One such example of a painful miss came at the outset of the Autumn Nations Series, when Blair Kinghorn’s place kick was just 70 centimetres away from securing a famous victory against Australia to open Scotland’s campaign.

Throughout the ANS, the perfect kick – one which sails dead-centre through the sticks – was achieved just three times.

Gareth Anscombe achieved this feat twice, once against New Zealand and again against Australia.

Owen Farrell kicked the third kick against Argentina from 34.4 metres out – a level of precision which can only be celebrated with this ground-breaking technology.

As well as highlighting moments of individual brilliance, findings derived from data collected from the Smart Ball that are presented by Sage can grant broader tactical understanding.

For example, a key difference in identity between Ireland and France is their kicking game.

In the autumn, France made the most kicks in play and Ireland the fewest.

Using a machine learning algorithm on the data collected by the Smart Ball, the movement of the ball can be identified as a certain type of kick or pass.

This allows us to automatically see the breakdown of a team’s preferred kicking style.

With territory paramount in modern international rugby, both Ireland and France’s modal kick type was the clearance kick, with the former making 14 and the latter 37.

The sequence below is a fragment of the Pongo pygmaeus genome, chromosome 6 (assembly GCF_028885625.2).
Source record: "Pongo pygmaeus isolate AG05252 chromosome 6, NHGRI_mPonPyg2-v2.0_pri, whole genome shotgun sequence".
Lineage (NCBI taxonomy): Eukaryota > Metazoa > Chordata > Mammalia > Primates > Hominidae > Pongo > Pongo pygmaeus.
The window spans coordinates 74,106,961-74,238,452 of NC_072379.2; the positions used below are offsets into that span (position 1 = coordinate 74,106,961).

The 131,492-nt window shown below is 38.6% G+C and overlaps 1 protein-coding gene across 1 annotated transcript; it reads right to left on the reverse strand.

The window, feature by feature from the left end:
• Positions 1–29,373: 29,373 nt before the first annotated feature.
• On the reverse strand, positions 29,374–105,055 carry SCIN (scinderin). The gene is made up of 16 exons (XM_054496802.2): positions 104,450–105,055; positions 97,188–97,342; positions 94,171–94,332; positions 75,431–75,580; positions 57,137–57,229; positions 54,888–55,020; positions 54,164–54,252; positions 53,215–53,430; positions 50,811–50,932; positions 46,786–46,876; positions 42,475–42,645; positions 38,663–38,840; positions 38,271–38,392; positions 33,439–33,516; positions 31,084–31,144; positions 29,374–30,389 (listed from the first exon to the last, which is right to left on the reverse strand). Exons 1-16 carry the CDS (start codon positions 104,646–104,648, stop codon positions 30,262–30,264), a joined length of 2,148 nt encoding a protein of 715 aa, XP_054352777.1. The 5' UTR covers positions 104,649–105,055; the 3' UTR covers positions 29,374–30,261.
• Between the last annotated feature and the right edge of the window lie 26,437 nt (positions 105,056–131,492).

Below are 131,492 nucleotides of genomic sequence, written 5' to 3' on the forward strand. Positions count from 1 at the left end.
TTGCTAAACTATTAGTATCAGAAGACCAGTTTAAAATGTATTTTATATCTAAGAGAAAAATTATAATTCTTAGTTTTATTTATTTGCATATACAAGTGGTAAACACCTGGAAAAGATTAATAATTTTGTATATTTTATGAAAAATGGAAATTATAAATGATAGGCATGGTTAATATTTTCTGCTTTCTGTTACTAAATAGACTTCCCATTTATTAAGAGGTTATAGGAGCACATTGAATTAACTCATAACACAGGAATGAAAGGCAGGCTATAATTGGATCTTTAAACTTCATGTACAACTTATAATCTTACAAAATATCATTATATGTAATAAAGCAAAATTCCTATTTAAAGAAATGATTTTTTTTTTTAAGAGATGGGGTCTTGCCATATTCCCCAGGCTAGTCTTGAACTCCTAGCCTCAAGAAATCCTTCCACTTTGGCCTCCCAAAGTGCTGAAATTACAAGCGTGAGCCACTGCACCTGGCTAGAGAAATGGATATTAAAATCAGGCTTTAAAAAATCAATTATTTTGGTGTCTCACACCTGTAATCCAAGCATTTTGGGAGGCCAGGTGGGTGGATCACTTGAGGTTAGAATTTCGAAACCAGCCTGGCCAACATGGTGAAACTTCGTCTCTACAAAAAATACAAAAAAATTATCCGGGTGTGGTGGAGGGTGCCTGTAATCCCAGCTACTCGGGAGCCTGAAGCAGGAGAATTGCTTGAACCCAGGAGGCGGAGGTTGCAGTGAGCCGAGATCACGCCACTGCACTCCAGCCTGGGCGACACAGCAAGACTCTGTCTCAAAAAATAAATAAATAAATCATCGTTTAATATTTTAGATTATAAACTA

Perhaps the standout difference in kicking strategy is these teams’ use of the up-and-under – a high kick which travels a short distance to enhance the probability of retaining possession.

France kicked 10 garryowens – as the up-and-under is colloquially known – to Ireland’s two.

This indicates that France are less interested in holding onto possession unnecessarily, happy to apply pressure on teams by either regathering their kicks further up the field or squeezing errors from their opposition.

This is hardly surprising given the dominance of their Shaun Edwards-inspired defence.

Ireland on the other hand, judging by their kicking strategy, see relentless attack in the opposition half as the optimum strategy.

France also made more grubber kicks and crossfield kicks, however, the two teams who made the most attacking kicks – intended to be contestable – were England and Wales with 30 apiece.

The insights afforded by the Smart Ball are by no means limited to kicking.